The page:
Here you may find information on the fellows of the PhD::SPACE Program that have selected a topic on the thematic line on The assembly history of galaxies resolved in space and time.
2015/B010 Fellow: Sara Pérez Sánchez (ongoing)
PhD Topic (2015/311): Exploring the Universe with the largest emission-line surveys: from the first galaxies to the peak and decline of the star formation history of the Universe
What are the physical drivers of galaxy formation and evolution? How much (and why) did galaxies like our own change across cosmic time? When, how and through which physical mechanisms are galaxies “quenched”? Why were galaxies in the distant Universe so efficient at producing new stars? What were the roles of “nature” (stellar mass) and “nurture” (environment) in the past, how did they change with cosmic time and is there a connection between those and the declining star formation activity? Is our current view of how galaxies form and evolve correct? When and how were the first galaxies and stars formed?
In order to make progress, the student will explore and conduct unique, large >10 deg^2 narrow- band surveys that have yielded 1000s of galaxies (similar to the Milky Way), selected in the same way across the last ~13 billion years (with WIRCam/CFHT and WFCAM/UKIRT) with Hα and Lyα, including a unique double blind survey which targets both lines (Hα and Lyα) simultaneously at z=2.23 over large areas. Currently almost all high redshift studies rely on the Lyα emission line to survey, study and understand the distant Universe (z>2-3), as it is often the only feature available to spectroscopically confirm/study such galaxies. However, the escape fraction of Lyα (fescape) is highly uncertain at z>2, and much is unknown about what Lyα actually traces. How much are we missing by relying on it? How biased is our current view of the very high redshift, almost completely based on Lyα? Can we finally calibrate and understand Lyα and Lyα emitters.
The samples will be ideal to study the metallicities, dust extinction, clustering, radio-loud fractions and evolution of “typical” star-forming galaxies all the way to z~7-9 (including the possibility to use J-PAS data), and to study the role of nature and nurture at z~1-2 (with PI VIMOS observations, but also by exploring the 128 night LEGA-C VIMOS observations on the VLT). By using observations that have already been conducted (e.g. MOSFIRE and DEIMOS/Keck, FMOS/Subaru, VIMOS/VLT and new data from radio surveys, e.g. EMU), the student will be able to gain unprecedentedly detailed information on a large sample of galaxies which will then be explored with MOONS (part of the data were already used to develop the MOONS science case). The results from the project will provide some of the strongest tests/constraints to the most sophisticated models of galaxy formation and evolution (e.g. EAGLE, Illustris), but the student will also be encouraged, towards the end of the PhD, to model and interpret the observations. The results will also be fully compared and contrasted to the best surveys at z~0 and to other very complimentary surveys. Several detailed follow-up studies are foreseen, particularly with X-SHOOTER, MOSFIRE and other instruments.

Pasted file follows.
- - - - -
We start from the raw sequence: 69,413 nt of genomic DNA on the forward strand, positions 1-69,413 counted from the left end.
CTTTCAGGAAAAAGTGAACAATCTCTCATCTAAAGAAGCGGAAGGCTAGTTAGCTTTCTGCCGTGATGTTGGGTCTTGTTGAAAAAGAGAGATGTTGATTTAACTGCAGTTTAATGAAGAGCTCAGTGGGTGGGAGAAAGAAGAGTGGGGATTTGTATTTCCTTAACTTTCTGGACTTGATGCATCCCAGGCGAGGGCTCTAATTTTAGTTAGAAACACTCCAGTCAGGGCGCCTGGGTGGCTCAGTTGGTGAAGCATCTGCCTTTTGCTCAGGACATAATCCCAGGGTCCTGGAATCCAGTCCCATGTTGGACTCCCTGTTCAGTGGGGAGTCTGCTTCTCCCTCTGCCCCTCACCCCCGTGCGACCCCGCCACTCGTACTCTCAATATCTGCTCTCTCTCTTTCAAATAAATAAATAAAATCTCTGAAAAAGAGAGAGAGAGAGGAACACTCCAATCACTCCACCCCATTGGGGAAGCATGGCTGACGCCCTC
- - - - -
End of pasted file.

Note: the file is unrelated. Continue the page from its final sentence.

Starting date: 2015/10/01
2014/B004 Fellow: Íris P. Breda (ongoing)
PhD Topic (2014/307): The nature and formation history of pseudo-bulges in galaxies
The featureless appearance of bulges in Hubble-type galaxies has for decades sustained the view that these high-surface brightness spheroidal components are largely “simple” in terms of their assembly history, formed on a short timescale early on, and having experienced little evolution over the past several Gyr. However, our early understanding of bulges as essentially scaled ellipticals has undergone a substantial revision over the last years. It is now recognized that central luminosity components that closely resemble classical bulges can also form over much longer timescales through disk instabilities and ensuing star forming activity at the centers of galaxies. The nature and formation history of these “pseudo-bulges” is enigmatic and of considerable relevance to our understanding of the structural and spectrophotometric evolution of galaxies in general.